Sometimes it's a good sign when a company is willing to make tough choices in order to pursue the greater good of improved returns and better share prices. Usually those “tough choices” end up landing on the rank-and-file, who are let go in large numbers and the survivors told to take over their workloads. Sometimes, though, those tough choices go straight toward the top. Nikola (NASDAQ:NKLA) made those tough choices today as its executive chairman Trevor Milton announced he'd step down from his current positions within Nikola.
A Sacrificial Lamb?
It was just 10 days ago when disaster seemingly struck for Nikola, as Hindenburg Research released a report that called attention to the Nikola product line, and made startling allegations of fraud within the company. To give you an idea of how far the report went, it alleged that Nikola functioned as an “intricate fraud”, targeting nearly everything from its Badger truck line to its deal with GM (NYSE:GM).
Not surprisingly, Nikola responded indignantly, noting that several of the Hindenburg allegations were “false and misleading,” though the allegations were apparently enough to prompt a plan for investigation from both the US Department of Justice and the Securities and Exchange Commission (SEC).
Thus, in a move to potentially limit the damage to the company—which has already been pretty substantial; the company is down nearly a third in this morning's pre-market trading alone—Nikola's founder and current executive chairman (as well as board member) Trevor Milton is voluntarily stepping down from his position. Milton noted that the focus should be on the company, and not on himself and his leadership therein, so he simply pulled out of the way.
Replacing Milton as chairman will be current board member Stephen Girsky. Girsky formerly served as vice chairman of General Motors, so he should be in an excellent position to step in.
Collateral Damage at GM
The GM connection to Nikola runs fairly deep, and well beyond Girsky. GM recently established a position in Nikola, buying 11% of the company, and setting up plans to not only produce the Badger line of electric pickup trucks but also some of the hydrogen infrastructure involved therein. GM assured those concerned that “appropriate diligence” had been done prior to the $2 billion deal with Nikola, but it wasn't enough to stop a 4% drop in GM's own stock.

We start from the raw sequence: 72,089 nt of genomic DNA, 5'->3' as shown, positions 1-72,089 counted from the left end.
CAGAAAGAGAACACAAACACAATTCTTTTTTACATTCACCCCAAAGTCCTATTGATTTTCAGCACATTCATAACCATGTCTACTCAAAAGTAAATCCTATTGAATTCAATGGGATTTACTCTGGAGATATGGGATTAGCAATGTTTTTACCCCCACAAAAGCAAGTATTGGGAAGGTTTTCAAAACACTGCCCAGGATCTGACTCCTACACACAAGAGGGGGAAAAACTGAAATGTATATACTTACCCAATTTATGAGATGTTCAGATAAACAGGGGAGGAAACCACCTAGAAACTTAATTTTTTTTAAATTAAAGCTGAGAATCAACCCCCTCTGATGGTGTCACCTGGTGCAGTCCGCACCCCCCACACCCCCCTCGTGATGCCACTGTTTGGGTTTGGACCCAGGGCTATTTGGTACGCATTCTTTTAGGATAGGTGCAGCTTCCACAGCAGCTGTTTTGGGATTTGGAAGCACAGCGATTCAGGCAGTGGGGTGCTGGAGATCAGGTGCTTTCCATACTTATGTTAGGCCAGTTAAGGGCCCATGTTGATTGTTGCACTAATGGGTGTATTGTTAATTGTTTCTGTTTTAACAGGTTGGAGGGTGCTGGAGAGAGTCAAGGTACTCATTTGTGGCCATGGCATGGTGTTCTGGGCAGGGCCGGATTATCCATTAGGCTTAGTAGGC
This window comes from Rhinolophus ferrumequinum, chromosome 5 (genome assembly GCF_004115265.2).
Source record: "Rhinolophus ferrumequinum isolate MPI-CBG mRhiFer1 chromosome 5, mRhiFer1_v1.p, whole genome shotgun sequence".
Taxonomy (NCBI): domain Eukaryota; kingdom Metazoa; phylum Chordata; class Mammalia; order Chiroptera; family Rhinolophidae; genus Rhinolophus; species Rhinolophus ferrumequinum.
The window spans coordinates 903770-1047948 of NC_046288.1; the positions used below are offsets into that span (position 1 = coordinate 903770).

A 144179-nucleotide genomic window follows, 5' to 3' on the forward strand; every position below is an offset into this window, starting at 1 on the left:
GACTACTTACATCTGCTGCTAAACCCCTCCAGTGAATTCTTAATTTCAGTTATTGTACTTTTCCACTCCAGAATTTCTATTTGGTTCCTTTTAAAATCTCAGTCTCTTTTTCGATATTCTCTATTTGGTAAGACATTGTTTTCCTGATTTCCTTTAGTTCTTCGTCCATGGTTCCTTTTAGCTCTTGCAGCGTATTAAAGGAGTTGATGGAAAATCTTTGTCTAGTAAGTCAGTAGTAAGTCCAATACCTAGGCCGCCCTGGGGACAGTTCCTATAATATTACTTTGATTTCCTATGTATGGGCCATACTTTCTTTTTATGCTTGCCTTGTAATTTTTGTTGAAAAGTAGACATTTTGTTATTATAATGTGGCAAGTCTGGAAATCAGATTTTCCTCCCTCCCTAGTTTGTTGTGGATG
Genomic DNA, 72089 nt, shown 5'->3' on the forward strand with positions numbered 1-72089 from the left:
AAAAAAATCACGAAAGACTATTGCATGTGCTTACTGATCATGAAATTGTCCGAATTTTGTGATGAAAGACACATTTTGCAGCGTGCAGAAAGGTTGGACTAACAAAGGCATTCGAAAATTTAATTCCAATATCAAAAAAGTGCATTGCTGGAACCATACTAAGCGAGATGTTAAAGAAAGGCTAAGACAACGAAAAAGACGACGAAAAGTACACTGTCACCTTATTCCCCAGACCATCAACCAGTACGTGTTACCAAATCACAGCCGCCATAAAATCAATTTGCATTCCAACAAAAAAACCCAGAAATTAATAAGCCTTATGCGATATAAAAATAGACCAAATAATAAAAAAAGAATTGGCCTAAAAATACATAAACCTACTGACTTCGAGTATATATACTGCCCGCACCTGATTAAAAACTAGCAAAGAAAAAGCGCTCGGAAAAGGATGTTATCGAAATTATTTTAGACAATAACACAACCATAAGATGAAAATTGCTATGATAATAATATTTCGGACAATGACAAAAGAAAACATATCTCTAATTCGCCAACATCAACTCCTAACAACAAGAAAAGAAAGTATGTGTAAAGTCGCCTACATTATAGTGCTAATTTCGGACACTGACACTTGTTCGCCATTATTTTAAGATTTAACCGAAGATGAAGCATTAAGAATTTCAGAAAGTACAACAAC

GM, and by extension CEO Mary Barra, had already been under fire for previous moves featuring Chinese construction of products, so this event comes at a bad time for the company. However, GM is currently planning to keep up with the development in progress at Nikola, as it dovetails well with current plans at GM. Such plans include the growth of the Hydrotec hydrogen fuel cell and the Ultium battery system.
Maybe for the Best
Nikola's CEO, Mark Russell, noted that the company still plans to focus on its key priorities, which seem little different from any other company. The company plans to continue working on its “strategic initiatives”, building the company into a complete “zero-emissions transportation solutions provider,” and building value for its shareholders.
Milton's possible misconduct certainly could have been an impediment to that, so his departing the company could be viewed as a positive development. By Milton leaving, he's separated the company clearly into two eras: the Milton and the post-Milton eras. With former GM brass now at the helm, the ability to question the whole thing does tend to slump.
The more cynical, however, may note that Milton wouldn't depart the company unless something was indeed afoot. Why separate the company into those two separate eras if something hadn't been done? Whether or not something was done almost becomes a secondary point; the new point is that now it looks more like something has been done.
However, with GM now a much stronger player within the company, it's wholly possible that any issues—if there ever were any to begin with—can be contained, and Nikola going forward can focus much harder on its stated goals. This may be a turnaround opportunity in the making, and with Nikola now at a new lower price, keeping an eye on product developments may be a valuable move.
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7 Gold Stocks to Buy Before the Fed Changes Its Mind
Just when investors thought that the price of gold couldn’t go any higher, the Federal Reserve added fuel to the fire. On July 29, the Fed said there was not sufficient evidence of an economic recovery to warrant changing their current policies.
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This is creating the perfect scenario for gold and gold stocks. The price of gold has surged over 25% in 2020. At the time of this writing, it sits at $1,953 per ounce. Of course as soon as gold starts to near $2,000 the cries that the rally is over begin.
Are they right again? Maybe, but I’m a little skeptical. Gold always climbs during times of uncertainty. That’s true today more than ever. We’re months away from a presidential election. We’re learning how to live with a novel virus for which there is no vaccine. We have social unrest that has turned into riots in many major cities.
With that in mind, here are seven of the best gold stocks that you can invest in right now.
View the "7 Gold Stocks to Buy Before the Fed Changes Its Mind".